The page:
George Cavendish and George Boleyn

Posted By on February 17, 2017

Thank you to Clare Cherry, co-author of George Boleyn: Tudor Poet, Courtier and Diplomat for writing this guest post on George Cavendish and his poetry, Metrical Visions, which has been used by some historians and authors to paint a rather black picture of George Boleyn.

If you don’t know, George Cavendish was Cardinal Thomas Wolsey’s gentleman usher and was the author of The Life of Cardinal Wolsey and Metrical Visions, poems or laments written in the 1550s about the falls of prominent Tudor people.

Over to Clare…

Old George Cavendish seems to have been a puritanical little man, and as a poet he makes you want to slash your wrists. But where would George Boleyn detractors be without him? Lost at sea is my guess. Cavendish adored Cardinal Wolsey and hated the Boleyns and their faction. His Metrical Visions are a set of verses about those who died as traitors during the reigns of Henry VIII and his son (who really was a chip off the old block). He puts words into their mouths, and where it comes to the Boleyns and their friends, who died for sexual offences, he really goes to town in wanton character assassination. He has George Boleyn say:

“My life no chaste, my living bestial;
I forced widows, maidens I did deflower.
All was one to me, I spared none at all,
My appetite was all women to devour,
My study was both day and hour,
My unlawful lechery how I might it fulfil
Sparing no woman to have on her my will.”

Now let’s get a bit of perspective here. For a start, George didn’t actually say these words; Cavendish did. So when George regurgitates them in works of fiction it would appear that the author has got a bit confused. These words, and George’s scaffold speech in which he admits to being a wretched sinner deserving of death, have led to fanciful theories that he was homosexual, that he raped women and abused his wife. A bit of a stretch you may think, but not for Boleyn haters who will use any old excuse to have us believe they were monsters.

Without Cavendish, I think it highly unlikely George’s scaffold speech would be interpreted in the way it has been. Good old Cavendish! What would Boleyn haters do without him!

Of course, if Cavendish knew that George Boleyn had homosexual relationships and that he was a rapist and wife abuser, then everyone would have known it. Odd it was never mentioned by anyone, whether during George’s lifetime or at his trial, or by enemies following his ignominious death. Strange that. But perhaps that’s a little bit too logical for some writers to grasp.

If we take Cavendish as literally as some people seem to, then George was having sex on an hourly basis. He must have been knackered.

Good old Cavendish goes on to say:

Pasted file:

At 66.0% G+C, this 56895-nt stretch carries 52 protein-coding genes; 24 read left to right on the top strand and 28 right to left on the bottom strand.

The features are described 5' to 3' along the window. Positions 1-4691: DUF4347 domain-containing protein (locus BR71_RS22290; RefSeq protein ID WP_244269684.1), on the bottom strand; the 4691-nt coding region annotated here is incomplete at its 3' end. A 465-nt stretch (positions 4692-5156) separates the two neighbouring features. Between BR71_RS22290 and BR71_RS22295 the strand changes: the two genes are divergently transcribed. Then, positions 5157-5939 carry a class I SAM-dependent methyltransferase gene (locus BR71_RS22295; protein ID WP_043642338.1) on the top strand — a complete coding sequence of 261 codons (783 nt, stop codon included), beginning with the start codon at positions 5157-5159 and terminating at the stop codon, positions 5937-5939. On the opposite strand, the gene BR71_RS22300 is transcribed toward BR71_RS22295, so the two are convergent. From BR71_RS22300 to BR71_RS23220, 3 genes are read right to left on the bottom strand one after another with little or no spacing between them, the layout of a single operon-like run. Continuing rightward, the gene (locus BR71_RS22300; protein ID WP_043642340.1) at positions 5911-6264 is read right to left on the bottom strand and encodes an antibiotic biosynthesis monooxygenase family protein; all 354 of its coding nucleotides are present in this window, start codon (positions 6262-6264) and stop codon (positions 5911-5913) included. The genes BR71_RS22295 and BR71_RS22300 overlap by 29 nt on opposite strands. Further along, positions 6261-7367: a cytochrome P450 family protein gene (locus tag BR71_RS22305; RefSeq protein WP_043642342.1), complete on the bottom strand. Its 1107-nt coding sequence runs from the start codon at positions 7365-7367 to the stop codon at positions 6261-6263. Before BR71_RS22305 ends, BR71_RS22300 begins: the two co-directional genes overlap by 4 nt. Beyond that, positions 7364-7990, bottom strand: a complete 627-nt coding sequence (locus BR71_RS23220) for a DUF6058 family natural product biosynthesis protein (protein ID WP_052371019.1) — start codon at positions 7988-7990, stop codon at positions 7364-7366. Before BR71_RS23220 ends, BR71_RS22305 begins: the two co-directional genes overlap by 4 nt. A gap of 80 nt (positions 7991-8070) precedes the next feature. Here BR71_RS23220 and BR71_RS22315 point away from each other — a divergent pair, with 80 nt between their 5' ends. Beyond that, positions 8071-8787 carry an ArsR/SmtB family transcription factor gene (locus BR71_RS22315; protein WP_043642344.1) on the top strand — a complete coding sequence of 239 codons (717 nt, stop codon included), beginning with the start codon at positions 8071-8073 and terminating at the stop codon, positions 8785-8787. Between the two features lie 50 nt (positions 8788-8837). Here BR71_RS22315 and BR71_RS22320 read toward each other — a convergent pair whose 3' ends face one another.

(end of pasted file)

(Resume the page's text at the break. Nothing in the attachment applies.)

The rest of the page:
“My lust and my will night in alliance
And my will followed lust in all his desire.
When lust was lusty, will did him advance
To tangle me with lust where my lust did require.
Thus will and hot lust kindled me the fire
Of filthy conscience, my youth yet but green
Spared not my lust presumed to the queen.”

“And for my lewd lust my will is now shent
By whom I was ruled in every motion.” etc etc etc etc….deary me how that man goes on.

But hang on a minute, he’s not having George Boleyn say this. Oh no, he’s talking about “Weston the wanton”, as he so nicely calls twenty-five-year-old courtier, innocent Francis Weston. Actually, in his verses about Francis he mentions ‘lust’ 11 times. Maybe Cavendish was just jealous that everyone was getting something he was missing out on.

As for Anne Boleyn, he has her say, “My life of late has been so abominable” and talks of her “Unjust desires”.

Then he moves his venom onto Jane Boleyn having her say: “Following my lust and filthy pleasure”, and then calling her a “Woman of vice insatiate”.

Is there any evidence that Anne was actually guilty, or that Jane was a lustful whore?

No, so Cavendish can’t really be taken seriously as an unbiased, accurate source.

To add to the fun he then goes on with:

“My lusts too frequent, and have by them experience,
Seeking but my lust of unlawful lechery;
So that my wilfulness and shameful trespass,
Doth all my majesty and nobleness deface.”

He also speaks of “Poisoned lecherous offence.”

Is he talking about George, Francis, Anne or Jane?

No, these are his verses about Henry VIII. Is he suggesting with the words “shameful trespass” that the king was a rapist? Highly unlikely, don’t you think? Is he suggesting with the words “unlawful lechery” that the king had homosexual relationships with his courtiers? Again unlikely.

So why do some writers take Cavendish’s verses at face value when he refers to George Boleyn, but not when he writes about Henry VIII?

You don’t suppose it’s out of a cynical desire to paint George Boleyn in a bad light do you, in the same way as Thomas Boleyn and Jane Boleyn have been for centuries? Surely not!

You can read Metrical Visions for yourself at https://archive.org/stream/lifecardinalwol02singgoog#page/n89/mode/2up.

If you’re interested in learning more about George Boleyn then you can watch the “George Boleyn Interviews” playlist of videos on YouTube – click here – and read George Boleyn: Tudor Poet, Courtier and Diplomat.

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